Mitt Romney Needs to Make an Apology Tour

Republican presidential candidate, former Massachusetts Gov. Mitt Romney makes comments on the killing of U.S. embassy offici
Republican presidential candidate, former Massachusetts Gov. Mitt Romney makes comments on the killing of U.S. embassy officials in Benghazi, Libya, while speaking in Jacksonville, Fla., Wednesday, Sept. 12, 2012. (AP Photo/Charles Dharapak)

In a brazen attempt to wrestle masculinity away from President Obama, Mitt Romney is using the deaths of foreign service officers to spit in the eye of the very mission they gave their lives to save. Way to go, Mitt. The way I see it, you need to go on your own apology tour now, to the home of every Foreign Service family who lost a loved one. But I doubt you'd be welcome just now if you did.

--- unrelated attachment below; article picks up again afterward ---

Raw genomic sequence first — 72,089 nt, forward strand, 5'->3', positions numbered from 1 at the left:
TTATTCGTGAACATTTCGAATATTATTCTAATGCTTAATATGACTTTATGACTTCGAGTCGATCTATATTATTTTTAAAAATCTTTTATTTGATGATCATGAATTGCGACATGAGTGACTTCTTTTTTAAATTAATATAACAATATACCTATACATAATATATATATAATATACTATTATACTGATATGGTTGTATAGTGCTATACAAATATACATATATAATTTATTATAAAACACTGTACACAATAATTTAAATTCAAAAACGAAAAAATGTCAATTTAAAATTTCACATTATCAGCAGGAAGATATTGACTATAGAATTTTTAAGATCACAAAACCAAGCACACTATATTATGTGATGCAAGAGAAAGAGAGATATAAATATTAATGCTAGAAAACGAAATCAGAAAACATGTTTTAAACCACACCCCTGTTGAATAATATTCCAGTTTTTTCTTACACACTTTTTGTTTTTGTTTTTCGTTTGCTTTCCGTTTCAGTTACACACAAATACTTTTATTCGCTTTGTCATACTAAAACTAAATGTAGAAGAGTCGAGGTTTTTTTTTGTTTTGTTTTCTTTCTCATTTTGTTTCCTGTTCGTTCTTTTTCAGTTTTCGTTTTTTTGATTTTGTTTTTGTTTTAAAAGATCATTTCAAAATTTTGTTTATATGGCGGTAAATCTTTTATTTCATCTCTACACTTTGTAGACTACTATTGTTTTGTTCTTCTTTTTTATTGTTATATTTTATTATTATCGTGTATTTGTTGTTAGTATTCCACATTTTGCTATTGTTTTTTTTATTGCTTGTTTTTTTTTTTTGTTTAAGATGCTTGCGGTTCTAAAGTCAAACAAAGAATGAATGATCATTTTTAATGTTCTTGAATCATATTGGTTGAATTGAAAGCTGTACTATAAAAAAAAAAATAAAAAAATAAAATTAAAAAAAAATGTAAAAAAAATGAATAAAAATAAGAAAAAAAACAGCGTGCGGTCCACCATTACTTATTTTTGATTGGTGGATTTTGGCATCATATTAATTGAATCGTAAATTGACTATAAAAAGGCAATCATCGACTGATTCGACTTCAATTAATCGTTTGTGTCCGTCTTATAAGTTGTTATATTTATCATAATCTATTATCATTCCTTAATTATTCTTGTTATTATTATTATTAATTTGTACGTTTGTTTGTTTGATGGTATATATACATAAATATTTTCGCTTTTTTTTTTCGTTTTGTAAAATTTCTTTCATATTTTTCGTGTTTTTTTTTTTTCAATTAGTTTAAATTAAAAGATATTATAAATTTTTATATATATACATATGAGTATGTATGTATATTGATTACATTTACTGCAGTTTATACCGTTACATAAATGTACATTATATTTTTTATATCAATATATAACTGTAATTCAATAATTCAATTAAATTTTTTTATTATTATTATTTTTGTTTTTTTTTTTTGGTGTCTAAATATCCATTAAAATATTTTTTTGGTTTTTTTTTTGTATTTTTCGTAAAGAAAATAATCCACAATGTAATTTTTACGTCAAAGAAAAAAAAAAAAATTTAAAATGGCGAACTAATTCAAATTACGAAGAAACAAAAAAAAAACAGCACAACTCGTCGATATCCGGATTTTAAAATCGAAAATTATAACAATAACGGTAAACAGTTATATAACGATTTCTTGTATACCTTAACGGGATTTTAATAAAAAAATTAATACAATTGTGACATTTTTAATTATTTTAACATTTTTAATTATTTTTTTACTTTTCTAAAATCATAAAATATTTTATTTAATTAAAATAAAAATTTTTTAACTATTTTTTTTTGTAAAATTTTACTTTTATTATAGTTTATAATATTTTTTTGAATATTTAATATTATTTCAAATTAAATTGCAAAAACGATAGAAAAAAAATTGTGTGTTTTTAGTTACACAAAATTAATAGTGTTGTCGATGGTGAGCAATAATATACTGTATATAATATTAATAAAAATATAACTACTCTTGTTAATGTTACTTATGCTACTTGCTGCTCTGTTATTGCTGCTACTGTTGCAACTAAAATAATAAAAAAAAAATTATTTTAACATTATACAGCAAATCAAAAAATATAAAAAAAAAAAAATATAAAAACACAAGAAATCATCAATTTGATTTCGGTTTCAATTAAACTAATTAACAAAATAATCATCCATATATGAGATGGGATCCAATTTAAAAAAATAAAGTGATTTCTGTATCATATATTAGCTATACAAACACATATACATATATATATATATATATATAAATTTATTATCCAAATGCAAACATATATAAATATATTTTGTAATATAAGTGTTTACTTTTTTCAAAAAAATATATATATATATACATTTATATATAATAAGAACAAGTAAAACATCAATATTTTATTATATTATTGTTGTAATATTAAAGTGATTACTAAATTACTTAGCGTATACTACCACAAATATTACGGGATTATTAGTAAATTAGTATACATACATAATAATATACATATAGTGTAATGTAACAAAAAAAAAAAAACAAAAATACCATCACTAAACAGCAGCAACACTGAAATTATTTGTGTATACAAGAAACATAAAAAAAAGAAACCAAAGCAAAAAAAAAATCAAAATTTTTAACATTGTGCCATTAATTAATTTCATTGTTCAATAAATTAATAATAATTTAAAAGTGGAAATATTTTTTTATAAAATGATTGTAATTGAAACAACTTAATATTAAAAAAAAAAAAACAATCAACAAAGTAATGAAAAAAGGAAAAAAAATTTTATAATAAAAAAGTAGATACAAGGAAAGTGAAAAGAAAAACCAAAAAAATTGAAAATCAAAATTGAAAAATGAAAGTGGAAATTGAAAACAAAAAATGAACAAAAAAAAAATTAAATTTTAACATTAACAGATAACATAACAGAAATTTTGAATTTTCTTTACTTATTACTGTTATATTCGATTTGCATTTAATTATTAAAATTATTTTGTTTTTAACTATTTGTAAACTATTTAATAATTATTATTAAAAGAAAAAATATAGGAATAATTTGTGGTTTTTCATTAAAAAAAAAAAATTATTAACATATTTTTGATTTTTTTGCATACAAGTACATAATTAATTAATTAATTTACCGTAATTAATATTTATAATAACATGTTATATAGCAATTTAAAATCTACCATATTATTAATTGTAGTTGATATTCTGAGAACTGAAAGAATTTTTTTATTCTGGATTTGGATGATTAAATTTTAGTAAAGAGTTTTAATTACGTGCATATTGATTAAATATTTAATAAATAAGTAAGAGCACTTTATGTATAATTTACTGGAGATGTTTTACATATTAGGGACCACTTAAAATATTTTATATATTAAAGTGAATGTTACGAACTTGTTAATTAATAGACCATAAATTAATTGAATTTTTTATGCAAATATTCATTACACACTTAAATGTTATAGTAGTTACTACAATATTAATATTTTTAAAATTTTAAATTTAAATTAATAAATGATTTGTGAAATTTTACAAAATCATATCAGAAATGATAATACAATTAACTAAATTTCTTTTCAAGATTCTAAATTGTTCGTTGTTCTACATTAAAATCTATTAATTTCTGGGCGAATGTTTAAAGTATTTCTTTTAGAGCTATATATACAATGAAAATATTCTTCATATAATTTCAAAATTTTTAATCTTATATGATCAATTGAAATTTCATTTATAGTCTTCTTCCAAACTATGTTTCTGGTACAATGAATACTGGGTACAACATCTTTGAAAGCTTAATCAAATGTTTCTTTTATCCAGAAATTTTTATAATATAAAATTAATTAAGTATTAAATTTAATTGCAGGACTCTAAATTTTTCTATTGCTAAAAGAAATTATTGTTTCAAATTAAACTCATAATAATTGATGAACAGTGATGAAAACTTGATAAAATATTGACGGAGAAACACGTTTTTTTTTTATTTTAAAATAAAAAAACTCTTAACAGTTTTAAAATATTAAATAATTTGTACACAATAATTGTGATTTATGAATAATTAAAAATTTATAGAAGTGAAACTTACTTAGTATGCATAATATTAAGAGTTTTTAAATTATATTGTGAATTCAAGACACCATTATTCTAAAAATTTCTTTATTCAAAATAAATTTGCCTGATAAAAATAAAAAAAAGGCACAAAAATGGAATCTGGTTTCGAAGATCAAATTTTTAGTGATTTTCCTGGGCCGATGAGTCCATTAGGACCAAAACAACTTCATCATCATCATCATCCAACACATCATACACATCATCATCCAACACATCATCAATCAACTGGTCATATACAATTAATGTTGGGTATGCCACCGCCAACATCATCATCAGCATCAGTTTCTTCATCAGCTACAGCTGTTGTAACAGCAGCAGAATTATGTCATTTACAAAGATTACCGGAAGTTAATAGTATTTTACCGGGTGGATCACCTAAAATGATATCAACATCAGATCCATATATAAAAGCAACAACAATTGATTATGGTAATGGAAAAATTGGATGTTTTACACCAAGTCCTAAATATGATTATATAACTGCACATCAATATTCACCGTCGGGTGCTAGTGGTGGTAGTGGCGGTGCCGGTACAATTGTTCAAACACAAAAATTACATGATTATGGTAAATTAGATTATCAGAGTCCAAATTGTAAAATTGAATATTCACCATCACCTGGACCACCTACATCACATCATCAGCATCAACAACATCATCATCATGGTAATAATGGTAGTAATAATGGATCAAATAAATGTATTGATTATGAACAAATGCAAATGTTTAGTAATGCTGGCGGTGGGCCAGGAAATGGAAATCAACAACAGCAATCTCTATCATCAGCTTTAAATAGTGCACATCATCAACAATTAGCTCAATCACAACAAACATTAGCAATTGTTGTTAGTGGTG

I don't know much about the Libyan consulate in Benghazi, but I've been inside the American Embassy in Cairo. It's a big, beautiful building in the heart of the Garden City area, a neighborhood of narrow streets and graceful Embassy buildings dating from the Napoleonic period to the present day. I was there on several occasions when I taught Political Science at the American University in Cairo. I spent holidays with Embassy families, worshipped alongside them at St. Andrews Church with my husband and daughter. We were one big American family, exchanging household hints for dealing with unpredictable Egyptian gas heaters, trading intelligence about which restaurants in Maadi served a true "American breakfast."